As it turns out, there's lots of reasons not to stop in Oxford when you only have a couple of hours to spare. It's busy and it's hard to find parking, for example. Then there's our own special reasons, like not having a guidebook, and the fact that we did lots of stuff, and thought clearly, only just yesterday. Two days in a row was obviously pushing it at this point in the trip.

Oxford does look like a lovely, historical town. It seems there may be a college here. We were almost going to take the hop on/off bus tour, but then the ticket-seller didn't want to accept our pounds sterling because it was issued in Northern Ireland. It looks funny! What a kick in the teeth to the loyalists of Northern Ireland. The rest of Britain doesn't realize the United Kingdom includes them. Finally, the guy said he would take the money, as long as it wasn't "Southern Irish, because we don't accept that." "That would be the Euro," I said. By then we'd missed the bus.

Back on the motorways. After a false start, we left Oxford behind successfully on a second attempt. We'd promised friends we'd come for dinner at 5:00 PM, and we didn't want to keep them waiting since they'd so graciously invited us on short notice. The Jones family, in case you're trying to keep up, live in Guildford, just south-west of London. We'd met Phil and Melanie, and their three daughters Rhiannon, Rachel and Alice, on our Egypt tour. It was great to visit with them in their home, and tell our travel stories again, and hear theirs. They do a lot of home exchanges, which is something we'd like to look into.

Our final task for the day was to find our hotel. Due a very complicated series of arrangements done to secure a week-long London flat rental, we were staying in the east end for the night. Our Etap hotel (which are an insult to the word "hospitality" but irresistibly cheap) was charmingly described as "behind the Esso station" off the North Woolwich Roundabout. Somehow, we found it. We just headed for where a whole bunch of Docklands hotels were and then went into the first one we could park at (a Travelodge) and asked them for help. Basically, I was asking: could you please direct me to your competition?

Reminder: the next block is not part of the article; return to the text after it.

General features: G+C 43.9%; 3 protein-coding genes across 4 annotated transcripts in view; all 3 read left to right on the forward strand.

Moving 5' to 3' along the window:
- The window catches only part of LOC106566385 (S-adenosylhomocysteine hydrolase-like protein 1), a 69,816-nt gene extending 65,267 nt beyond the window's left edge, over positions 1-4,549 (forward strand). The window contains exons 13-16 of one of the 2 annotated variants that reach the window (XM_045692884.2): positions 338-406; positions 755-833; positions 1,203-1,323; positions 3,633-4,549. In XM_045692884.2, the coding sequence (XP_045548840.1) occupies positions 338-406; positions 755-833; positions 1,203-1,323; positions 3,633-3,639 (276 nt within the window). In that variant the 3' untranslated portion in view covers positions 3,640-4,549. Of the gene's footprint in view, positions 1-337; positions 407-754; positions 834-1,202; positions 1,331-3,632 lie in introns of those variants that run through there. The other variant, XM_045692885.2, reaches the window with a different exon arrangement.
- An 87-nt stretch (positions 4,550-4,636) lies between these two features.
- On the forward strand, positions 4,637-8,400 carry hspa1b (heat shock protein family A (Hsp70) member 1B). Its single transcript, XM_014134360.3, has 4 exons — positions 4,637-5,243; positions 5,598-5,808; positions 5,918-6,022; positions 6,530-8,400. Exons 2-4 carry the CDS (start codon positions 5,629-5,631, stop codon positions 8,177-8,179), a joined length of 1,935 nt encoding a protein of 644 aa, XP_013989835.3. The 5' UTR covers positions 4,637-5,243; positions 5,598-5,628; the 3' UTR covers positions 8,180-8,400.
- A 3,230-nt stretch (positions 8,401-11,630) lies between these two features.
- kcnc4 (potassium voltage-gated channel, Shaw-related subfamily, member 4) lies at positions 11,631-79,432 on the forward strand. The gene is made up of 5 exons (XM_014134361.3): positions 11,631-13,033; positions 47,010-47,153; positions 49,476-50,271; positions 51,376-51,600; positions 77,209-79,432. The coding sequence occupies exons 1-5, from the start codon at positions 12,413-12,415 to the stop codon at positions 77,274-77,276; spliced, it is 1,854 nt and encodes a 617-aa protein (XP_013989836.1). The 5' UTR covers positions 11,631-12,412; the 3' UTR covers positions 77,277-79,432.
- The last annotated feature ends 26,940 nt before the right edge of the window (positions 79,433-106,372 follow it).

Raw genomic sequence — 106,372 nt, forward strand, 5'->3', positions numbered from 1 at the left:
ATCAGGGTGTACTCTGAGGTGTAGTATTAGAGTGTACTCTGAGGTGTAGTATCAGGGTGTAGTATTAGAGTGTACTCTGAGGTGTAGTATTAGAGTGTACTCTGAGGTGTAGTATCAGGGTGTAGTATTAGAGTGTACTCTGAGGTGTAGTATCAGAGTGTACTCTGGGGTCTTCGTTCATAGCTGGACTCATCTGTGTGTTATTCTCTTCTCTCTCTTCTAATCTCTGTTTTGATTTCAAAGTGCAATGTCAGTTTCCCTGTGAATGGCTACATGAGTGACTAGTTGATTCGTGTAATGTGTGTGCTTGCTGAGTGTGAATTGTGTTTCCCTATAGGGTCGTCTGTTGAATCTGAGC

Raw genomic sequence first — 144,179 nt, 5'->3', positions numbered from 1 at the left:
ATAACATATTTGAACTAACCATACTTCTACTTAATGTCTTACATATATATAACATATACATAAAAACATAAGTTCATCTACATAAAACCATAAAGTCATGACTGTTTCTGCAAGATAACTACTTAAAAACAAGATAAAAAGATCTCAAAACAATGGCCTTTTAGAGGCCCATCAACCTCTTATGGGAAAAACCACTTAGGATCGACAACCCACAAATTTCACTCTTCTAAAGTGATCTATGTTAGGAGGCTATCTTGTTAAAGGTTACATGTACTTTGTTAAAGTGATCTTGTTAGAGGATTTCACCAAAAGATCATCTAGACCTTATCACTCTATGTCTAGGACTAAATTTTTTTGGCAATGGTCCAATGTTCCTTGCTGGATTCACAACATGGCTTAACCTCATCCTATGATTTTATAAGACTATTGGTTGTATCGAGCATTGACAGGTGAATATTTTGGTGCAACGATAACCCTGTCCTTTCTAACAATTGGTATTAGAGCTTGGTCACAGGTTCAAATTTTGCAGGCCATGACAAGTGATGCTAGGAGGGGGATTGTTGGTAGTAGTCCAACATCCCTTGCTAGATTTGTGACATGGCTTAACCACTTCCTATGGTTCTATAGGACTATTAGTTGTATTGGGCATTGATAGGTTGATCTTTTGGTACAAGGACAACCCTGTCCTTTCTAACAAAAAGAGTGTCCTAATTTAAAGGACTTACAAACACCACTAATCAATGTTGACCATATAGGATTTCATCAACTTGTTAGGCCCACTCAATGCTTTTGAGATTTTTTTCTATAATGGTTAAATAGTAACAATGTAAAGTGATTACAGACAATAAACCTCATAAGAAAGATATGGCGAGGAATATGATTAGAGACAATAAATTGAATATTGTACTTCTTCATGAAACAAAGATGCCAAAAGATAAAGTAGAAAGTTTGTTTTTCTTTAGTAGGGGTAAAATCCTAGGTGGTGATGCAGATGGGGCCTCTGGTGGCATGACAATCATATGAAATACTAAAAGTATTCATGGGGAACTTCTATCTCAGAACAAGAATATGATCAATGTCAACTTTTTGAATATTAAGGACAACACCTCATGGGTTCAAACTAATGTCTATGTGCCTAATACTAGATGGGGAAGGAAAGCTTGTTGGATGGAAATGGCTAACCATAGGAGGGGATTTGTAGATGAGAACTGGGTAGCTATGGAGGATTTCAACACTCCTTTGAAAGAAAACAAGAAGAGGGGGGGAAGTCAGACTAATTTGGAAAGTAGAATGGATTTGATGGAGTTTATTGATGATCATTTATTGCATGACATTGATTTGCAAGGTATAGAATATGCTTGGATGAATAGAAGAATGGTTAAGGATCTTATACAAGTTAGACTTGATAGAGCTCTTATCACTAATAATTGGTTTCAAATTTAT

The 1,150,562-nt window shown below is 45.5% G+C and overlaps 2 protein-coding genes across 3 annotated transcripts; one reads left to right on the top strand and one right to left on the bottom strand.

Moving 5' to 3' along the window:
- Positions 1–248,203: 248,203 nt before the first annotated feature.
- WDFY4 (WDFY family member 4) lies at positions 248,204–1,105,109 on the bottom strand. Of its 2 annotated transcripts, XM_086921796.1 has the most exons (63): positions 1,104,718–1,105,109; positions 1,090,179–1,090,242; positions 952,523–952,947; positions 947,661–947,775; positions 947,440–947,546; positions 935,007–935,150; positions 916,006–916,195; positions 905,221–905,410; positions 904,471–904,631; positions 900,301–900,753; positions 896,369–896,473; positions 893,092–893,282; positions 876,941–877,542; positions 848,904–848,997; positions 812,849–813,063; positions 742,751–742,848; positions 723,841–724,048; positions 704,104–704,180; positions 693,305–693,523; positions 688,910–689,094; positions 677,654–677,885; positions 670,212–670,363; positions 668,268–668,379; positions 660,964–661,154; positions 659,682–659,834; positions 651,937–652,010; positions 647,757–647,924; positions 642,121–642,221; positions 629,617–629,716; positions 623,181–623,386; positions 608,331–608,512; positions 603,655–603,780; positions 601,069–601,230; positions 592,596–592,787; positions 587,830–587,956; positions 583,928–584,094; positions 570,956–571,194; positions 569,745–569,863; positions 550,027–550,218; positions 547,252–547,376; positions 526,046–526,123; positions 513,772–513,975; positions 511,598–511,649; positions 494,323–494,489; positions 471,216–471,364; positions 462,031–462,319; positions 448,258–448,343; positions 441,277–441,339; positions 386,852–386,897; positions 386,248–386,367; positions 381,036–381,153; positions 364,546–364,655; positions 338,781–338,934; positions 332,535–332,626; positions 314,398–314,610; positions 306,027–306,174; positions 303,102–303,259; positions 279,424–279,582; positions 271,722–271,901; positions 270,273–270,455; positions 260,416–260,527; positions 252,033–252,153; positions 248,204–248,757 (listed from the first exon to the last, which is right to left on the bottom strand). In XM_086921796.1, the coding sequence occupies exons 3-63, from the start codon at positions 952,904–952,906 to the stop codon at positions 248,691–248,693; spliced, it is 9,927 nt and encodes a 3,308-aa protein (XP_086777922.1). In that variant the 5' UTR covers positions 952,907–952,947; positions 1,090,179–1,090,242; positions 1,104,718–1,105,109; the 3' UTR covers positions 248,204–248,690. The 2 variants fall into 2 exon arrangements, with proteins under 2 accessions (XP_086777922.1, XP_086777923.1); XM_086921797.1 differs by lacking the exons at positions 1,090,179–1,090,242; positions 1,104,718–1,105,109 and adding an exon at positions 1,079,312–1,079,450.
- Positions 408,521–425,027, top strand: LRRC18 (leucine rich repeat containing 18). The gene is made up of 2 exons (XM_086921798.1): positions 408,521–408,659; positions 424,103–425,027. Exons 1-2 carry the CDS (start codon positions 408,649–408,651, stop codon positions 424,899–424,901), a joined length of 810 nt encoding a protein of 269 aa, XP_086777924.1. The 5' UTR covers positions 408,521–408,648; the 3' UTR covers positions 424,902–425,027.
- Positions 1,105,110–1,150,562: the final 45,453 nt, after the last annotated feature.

June 27


Back and forth across Greater London we go! After picking up the keys to our flat, we asked the owner for directions to Heathrow. He got out the London A-Z and plotted a course for us through all of London that, miraculously, we followed to a tee. Even after 21, 675 kilometres of driving in Europe, Jenn and I were quite proud that we'd negotiated this route through London without a wrong turn. The rep from Peugeot took the car off our hands (with less of an inspection than a rental company would even do) and suddenly...we were car-free! And completely relieved about it, after the frenzy of driving we've done in the past few days.

Immediately, we got on the Tube. The owner of our flat, Ron, had set us up with Oyster Cards (for the public transit; they just needed to be topped up) and a London A-Z. That's all you need to get around London. Plus, we've been here twice before. Samuel Johnson wrote that "If you're tired of London, you're tired of life." The good news: we're not tired of London! All three of us are tired of some aspects of travelling (for me, it's unpredictable showers and dingy kitchens), but we still love all that London has to offer. It's the reason we're ending the trip here.